Erik Drehn-Knudsen & Ole Woldbye: Public Libraries in Denmark. Copenhagen. 1965.

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118 pages, ill. Cover. Table of contents.


Foreword

 
We live in a time when the picture has become a significant part of people's lives. Pictures pour out to us through television and films, through newspapers and magazines. We are fed with pictures from morning till night. Pictures, pictures, pictures! At the same time, spoken words float out to us through loudspeakers, from the television set, from the walls of cinemas, from the radio, from the tape?recorder. And we absorb quantities of printed words through newspapers and magazines, through books, through printed papers by the thousand. Words, words, words!
Pictures and words have the uncomfortable duality of modern technology. Words and pictures can enrich a person. But words and pictures can also cause us deep spiritual harm. The library comes to our aid. Books are art and experience. And books are tools. They can broaden our minds and set them in motion. They can renew our world of experience. Books can help us in the struggle to solve life's problems. They can give us ideas, knowledge and information. And books can mean adventure and inspiration. They can help people practically and spiritually to cope with their lives and their difficulties.
Books in libraries are available to all. Here one can engross oneself in them. Here one can quickly find one's way about. And here one can get every possible assistance when one looks for a way in the diverse world of books: in order to get help in the work of getting to know oneself, in the work of extending one's knowledge of the world, our own little world and the great world beyond us.
In Denmark, central and local governments have ensured that public libraries are available to everyone in every district. From here one borrows books without payment. Here there are open shelves where everyone can find the, books he or she wants. This is a highly important cultural amenity: free loans and open libraries. By its means, harmful effects of the spate of words and flood of pictures can be mitigated and in many cases averted. Most important of all is the freedom: the individual library's free choice of books, the individual citizen's freedom to choose what he wants to read, the freedom for all opinions.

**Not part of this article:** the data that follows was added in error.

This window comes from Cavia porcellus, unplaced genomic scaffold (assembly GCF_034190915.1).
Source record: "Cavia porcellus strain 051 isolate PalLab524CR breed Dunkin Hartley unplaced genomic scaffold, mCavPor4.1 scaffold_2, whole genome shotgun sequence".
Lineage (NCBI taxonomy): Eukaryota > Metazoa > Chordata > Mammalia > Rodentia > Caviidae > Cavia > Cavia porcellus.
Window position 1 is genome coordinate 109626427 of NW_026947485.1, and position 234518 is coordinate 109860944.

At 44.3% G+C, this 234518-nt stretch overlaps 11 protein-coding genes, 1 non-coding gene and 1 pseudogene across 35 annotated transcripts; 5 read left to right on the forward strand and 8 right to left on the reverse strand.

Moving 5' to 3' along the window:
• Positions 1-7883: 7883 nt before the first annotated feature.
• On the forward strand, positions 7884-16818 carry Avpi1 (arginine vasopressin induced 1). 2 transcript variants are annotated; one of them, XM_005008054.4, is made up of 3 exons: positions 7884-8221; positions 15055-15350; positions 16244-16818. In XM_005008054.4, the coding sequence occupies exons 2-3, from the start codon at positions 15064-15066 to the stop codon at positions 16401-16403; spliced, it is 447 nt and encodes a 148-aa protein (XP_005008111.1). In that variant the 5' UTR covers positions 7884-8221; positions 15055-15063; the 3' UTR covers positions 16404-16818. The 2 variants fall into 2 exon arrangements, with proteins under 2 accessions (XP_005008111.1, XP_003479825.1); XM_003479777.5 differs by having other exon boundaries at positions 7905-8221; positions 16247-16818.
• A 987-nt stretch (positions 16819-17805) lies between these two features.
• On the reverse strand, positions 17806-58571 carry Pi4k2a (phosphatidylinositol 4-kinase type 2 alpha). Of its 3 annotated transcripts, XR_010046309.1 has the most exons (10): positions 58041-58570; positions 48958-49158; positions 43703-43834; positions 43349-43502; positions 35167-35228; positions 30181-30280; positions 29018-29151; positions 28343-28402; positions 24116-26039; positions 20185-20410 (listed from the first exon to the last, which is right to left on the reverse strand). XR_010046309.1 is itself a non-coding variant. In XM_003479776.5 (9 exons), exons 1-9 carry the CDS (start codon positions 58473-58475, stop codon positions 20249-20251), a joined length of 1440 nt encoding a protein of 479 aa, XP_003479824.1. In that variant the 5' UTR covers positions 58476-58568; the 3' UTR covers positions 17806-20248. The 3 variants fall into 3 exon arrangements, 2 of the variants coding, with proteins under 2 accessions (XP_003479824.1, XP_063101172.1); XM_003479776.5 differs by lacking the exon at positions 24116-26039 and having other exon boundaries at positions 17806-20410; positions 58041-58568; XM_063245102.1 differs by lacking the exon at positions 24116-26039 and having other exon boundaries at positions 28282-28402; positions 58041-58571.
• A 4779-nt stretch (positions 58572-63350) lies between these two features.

In this book. pictures and words combine to tell about Danish libraries. Here, these cultural institutions open themselves to the interested visitor. The book will go into the travelling case as a remembrance of a visit to a country that has made a particular point of providing libraries for all. Or it will be sent as a greeting to the foreign friend who is interested in cultural work in Denmark. Or it will be used by the Dane who wants information about his own country's libraries.
I send with it a greeting to all who pick up the book; a greeting from a country that has taken a special pride in developing its library system as an important part of the general culture of democracy. It is my hope that this book's pictures and words may give information and inspiration to all who read it. I hope that it will show that Danish libraries are joined in the great universal endeavour of counteracting the tendency of our technological age towards the damaging dissipation of the human mind. Study of books in the quietness of the library reading room or at home gives everybody the possibility of solitude and reflection that is an essential requirement of the positive and fruitful culture of a democracy.

Bodil Koch